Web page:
Sovereign’s Clark Todd: Building on trust and potential

The following is a guest post by Clark Todd, Head of Corporate Responsibility at Sovereign Insurance.

A corporate funded social innovation project can help to make a positive change to a community or not for profits that need support. It can also provide learnings that make a big difference to how companies tackle challenges within their organisations.

Five mo_MG_9173nths on from Sovereign’s first social innovation pilot with Lifehack and Youthline in South Auckland, the biggest learning for the Sovereign group has been the value of diverse thinking.  

Talking to the local community, Youthline workers, volunteers, and Sovereign staff with connections in South Auckland helped frame up the — how to get more volunteers in South Auckland — for those involved.  Rather than jumping to solution mode, the Lifehack design model encourages diversity of thought and provides valuable background context.

This approach has been replicated with a staff wellbeing project that has just started internally at Sovereign. While employee wellbeing has always been a focus for Sovereign, there is always an opportunity to do more.  Connecting with external experts such as the Mental Health Foundation  helps our newly formed project team develop questions before conducting empathy interviews with staff to better understand what Sovereign is doing well and could do better to lift wellbeing levels.


Diversity of views during the information gathering stage of the project helps reduce preconceptions and spark different ways of looking at the opportunity.

The social innovation pilot also showed how much untapped expertise sits within organisations.  Often the best ideas are from those in an organisation already. It certainly pays to look at the strengths of the people around you first.

You can go much further, faster if you have the support of the people around you.  But, for that to happen, you have to build trust.  Understanding the strengths and personal background of participants helps.

Lifehack builds on the principles of whanaungatanga to build a sense of family and connection between the partner organisations to create a genuine trust based relationship in the social innovation pilot.   This process helped the group work together to define the challenge.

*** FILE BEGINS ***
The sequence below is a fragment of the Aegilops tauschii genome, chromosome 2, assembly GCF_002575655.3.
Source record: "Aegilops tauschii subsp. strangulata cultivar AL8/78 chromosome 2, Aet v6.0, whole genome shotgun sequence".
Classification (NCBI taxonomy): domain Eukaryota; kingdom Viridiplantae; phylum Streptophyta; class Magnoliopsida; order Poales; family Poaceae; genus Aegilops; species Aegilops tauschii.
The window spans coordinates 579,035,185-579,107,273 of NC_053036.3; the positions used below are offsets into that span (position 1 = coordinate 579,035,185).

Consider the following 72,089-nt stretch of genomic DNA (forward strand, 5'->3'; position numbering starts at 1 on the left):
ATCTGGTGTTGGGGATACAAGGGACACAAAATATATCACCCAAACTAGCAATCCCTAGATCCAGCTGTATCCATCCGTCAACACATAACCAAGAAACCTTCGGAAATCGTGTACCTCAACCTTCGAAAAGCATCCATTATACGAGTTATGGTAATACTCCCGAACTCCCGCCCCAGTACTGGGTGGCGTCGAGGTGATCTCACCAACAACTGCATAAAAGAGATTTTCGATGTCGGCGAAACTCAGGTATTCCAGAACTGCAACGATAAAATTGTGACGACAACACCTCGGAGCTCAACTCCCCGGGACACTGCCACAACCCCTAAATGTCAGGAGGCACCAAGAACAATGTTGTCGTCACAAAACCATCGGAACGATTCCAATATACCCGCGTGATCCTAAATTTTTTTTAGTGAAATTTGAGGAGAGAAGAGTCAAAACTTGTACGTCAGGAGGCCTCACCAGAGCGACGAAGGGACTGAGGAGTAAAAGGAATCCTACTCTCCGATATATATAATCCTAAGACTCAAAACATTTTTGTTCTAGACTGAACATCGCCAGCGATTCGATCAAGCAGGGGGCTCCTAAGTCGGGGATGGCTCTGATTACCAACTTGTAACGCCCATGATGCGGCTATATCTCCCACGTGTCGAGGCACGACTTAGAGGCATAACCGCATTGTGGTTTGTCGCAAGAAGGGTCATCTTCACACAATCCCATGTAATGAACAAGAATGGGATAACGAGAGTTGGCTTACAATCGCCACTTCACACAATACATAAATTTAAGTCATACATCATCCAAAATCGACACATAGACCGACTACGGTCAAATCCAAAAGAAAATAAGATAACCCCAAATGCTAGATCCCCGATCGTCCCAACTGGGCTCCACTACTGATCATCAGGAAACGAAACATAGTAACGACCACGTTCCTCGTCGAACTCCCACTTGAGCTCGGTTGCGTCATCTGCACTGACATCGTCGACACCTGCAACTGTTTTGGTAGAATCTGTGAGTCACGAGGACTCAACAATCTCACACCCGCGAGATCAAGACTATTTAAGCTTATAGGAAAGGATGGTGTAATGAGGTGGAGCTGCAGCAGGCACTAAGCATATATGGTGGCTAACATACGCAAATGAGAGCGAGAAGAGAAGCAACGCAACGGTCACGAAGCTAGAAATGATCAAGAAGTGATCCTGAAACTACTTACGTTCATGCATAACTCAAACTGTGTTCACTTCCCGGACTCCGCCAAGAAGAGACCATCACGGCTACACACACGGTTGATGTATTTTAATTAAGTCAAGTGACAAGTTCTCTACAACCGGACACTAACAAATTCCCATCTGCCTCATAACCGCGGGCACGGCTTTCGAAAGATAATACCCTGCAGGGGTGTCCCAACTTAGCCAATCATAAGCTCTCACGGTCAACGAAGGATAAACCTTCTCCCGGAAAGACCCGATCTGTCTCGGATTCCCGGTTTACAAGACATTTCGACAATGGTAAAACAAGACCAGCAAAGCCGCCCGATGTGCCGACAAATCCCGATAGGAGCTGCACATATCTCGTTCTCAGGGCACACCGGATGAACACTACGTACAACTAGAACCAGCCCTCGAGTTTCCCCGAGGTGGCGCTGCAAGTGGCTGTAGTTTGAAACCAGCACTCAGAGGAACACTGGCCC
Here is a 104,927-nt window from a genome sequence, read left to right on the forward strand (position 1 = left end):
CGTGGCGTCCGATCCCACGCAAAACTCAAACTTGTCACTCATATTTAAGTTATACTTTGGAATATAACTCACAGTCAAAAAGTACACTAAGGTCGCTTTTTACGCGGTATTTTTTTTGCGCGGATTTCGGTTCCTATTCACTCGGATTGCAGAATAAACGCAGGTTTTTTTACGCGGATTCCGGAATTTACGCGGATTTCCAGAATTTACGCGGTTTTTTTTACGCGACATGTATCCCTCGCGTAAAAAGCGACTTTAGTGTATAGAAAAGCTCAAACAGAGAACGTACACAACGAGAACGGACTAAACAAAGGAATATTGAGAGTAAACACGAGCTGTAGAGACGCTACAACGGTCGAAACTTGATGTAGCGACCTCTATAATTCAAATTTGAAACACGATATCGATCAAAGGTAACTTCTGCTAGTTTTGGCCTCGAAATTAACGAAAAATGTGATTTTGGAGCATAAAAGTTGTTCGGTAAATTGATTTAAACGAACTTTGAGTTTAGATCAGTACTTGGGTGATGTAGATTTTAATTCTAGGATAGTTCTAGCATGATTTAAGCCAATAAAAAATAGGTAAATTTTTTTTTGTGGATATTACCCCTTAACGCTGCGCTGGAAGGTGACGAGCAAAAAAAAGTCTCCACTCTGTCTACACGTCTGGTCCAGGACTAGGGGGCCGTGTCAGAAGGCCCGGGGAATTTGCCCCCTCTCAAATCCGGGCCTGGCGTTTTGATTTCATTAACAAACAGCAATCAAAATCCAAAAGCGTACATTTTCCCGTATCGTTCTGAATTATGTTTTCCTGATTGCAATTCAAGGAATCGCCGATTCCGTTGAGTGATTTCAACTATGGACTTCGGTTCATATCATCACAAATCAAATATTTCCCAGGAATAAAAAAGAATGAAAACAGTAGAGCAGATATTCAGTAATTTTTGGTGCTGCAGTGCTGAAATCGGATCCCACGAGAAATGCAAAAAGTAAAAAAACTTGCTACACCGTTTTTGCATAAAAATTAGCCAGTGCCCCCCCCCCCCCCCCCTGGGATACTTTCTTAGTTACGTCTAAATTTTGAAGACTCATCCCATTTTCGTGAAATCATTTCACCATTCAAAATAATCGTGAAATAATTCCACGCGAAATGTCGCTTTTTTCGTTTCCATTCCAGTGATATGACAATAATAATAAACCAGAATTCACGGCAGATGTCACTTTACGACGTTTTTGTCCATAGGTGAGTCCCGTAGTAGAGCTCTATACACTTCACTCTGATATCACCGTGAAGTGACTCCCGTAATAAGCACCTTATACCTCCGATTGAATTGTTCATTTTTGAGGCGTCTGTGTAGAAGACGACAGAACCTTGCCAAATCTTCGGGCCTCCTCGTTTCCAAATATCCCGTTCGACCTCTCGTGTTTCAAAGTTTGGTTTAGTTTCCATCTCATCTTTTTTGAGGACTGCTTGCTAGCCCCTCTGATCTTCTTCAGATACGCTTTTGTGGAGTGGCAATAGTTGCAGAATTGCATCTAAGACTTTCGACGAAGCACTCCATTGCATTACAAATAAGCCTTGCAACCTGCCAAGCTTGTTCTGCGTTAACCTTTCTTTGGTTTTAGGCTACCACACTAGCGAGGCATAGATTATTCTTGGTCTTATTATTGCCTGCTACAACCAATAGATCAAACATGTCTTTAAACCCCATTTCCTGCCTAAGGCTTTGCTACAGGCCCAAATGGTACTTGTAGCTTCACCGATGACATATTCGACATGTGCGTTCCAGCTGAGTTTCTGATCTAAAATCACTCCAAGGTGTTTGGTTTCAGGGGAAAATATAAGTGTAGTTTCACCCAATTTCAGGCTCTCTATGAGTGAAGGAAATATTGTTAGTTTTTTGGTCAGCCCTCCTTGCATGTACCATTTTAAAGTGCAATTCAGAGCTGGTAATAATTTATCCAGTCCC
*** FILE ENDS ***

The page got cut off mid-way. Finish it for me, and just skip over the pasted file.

Giving a group time to get to know each other is an investment in the long term success of the team.  

Building a space that encourages people to be themselves and speak freely is important.  This is easier to achieve if the company culture encourages people to bring their whole self to work regardless of background, preference, or view, and employees know that they are safe in speaking up.

_MG_9131A positive culture, such as what is in place at Sovereign, is a massive asset.  If individuals don’t feel that they are being included it is tough to get people working together.

Here again the Lifehack-endorsed design process can play a role.  The Ngā Uri Ō framework that Lifehack uses helps participants understand backgrounds and builds that atmosphere of trust.

While expertise is often untapped, so too is potential. The social innovation process is effectively a mini leadership course.

Since our social innovation pilot project was completed, a member of the Sovereign group was recognised as the standout employee of the year (CEO Award Winner) while another was promoted.  Other members of the group have continued their personal development inside and outside the company, becoming inspiring leaders who are ready to make a difference for their business, community, and New Zealand.

To make sure that you have people on your social innovation project team who will truly make a difference, look for the following traits:

  • Are they eager to learn?
  • Do they build trust with the people around them?
  • Do they follow through on commitments?

_MG_9158 Illustrations by the League of Live Illustrators


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